In addition, if, and for so long as, the restrictive legend on the Notes has not been removed, the Notes are assigned a restricted CUSIP number or the Notes are not otherwise freely tradable by holders other than the Company’s affiliates or holders that were our affiliates at any time during the three months immediately preceding (without restrictions pursuant to U.S. securities laws or the terms of the Indenture or the Notes) as of the 380th day after the last date of original issuance of the Notes, the Company will pay additional interest on the Notes outstanding during the period in which the Notes remain so restricted.

 

The Company received net proceeds of $158.8 million after deducting commissions, fees and other offering expenses of $6.2 million.

 

14.   Income Taxes

The Company recorded no provision for income taxes for the three months ended March 31, 2018 and 2017.

Deferred tax assets and deferred tax liabilities are recognized based on temporary differences between the financial reporting and tax bases of assets and liabilities using statutory rates. Management of the Company has evaluated the positive and negative evidence bearing upon the realizability of its deferred tax assets, which are comprised principally of net operating loss carryforwards and research and development credits. Under the applicable accounting standards, management has considered the Company’s history of losses and concluded that it is more likely than not that the Company will not recognize the benefits of federal and state deferred tax assets. Accordingly, a full valuation allowance has been established against the Company’s otherwise recognizable net deferred tax assets.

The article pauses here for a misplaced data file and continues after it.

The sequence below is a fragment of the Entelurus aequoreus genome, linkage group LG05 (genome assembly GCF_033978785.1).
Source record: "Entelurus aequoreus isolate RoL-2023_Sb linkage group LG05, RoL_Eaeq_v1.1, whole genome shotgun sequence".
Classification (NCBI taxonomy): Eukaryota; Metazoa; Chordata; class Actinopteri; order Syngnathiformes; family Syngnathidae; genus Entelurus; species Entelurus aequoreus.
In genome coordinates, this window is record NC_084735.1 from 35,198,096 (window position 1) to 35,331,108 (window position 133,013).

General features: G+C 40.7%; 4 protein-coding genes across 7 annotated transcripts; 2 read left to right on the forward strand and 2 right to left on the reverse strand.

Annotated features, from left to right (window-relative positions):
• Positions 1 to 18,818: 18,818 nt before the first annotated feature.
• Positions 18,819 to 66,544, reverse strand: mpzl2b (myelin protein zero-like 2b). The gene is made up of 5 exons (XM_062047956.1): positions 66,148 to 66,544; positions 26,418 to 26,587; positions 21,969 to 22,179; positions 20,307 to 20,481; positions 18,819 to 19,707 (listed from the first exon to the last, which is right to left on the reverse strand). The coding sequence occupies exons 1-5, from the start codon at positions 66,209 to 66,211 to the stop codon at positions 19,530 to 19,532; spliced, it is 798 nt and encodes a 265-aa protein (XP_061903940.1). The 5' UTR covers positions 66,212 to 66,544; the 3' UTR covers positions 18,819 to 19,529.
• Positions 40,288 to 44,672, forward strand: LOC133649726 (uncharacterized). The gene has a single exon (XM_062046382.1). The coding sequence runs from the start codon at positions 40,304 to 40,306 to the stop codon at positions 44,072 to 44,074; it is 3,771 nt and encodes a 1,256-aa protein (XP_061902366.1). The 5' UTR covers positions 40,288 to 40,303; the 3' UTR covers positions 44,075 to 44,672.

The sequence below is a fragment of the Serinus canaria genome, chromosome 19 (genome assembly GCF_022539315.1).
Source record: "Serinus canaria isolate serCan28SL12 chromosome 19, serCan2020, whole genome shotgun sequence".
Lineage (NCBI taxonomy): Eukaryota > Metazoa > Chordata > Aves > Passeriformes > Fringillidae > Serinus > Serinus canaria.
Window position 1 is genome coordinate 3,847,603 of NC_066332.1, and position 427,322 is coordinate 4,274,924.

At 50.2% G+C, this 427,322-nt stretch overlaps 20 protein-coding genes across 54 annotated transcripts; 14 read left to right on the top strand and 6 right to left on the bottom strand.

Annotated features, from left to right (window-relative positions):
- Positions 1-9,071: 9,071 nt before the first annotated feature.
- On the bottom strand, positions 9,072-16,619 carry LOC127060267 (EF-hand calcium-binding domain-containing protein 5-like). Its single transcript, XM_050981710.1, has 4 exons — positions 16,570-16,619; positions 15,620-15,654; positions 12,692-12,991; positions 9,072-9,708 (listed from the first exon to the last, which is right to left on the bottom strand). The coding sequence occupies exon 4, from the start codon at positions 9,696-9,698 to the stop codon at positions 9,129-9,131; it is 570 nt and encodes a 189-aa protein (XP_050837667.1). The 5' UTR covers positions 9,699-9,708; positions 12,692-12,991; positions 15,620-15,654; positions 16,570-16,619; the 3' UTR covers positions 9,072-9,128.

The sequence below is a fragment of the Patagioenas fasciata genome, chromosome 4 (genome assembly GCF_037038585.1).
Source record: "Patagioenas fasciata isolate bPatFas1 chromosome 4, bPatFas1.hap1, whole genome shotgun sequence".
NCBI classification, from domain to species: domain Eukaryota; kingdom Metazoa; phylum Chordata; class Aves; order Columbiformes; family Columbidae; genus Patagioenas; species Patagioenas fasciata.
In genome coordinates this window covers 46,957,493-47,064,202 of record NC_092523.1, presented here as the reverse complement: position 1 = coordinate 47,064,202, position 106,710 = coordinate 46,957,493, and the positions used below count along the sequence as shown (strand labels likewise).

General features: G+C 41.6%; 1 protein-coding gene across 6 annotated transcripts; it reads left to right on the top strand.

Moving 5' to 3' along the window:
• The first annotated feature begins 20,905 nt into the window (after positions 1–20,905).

On December 22, 2017, the new tax reform law, which is commonly referred to as the Tax Cuts and Jobs Act, or the Act, was signed into law by President Trump. The Act includes a number of provisions, including the lowering of the U.S. corporate tax rate from 35 percent to 21 percent, effective January 1, 2018 and the establishment of a territorial-style system for taxing foreign-source income of domestic multinational corporations. The Company is in the process of quantifying the tax impacts of the Act. Due to the Company's full valuation allowance, no provisional tax expense or benefit associated with the re-measurement was recognized in the Company's consolidated statement of operations and comprehensive loss for the period ended March 31, 2018.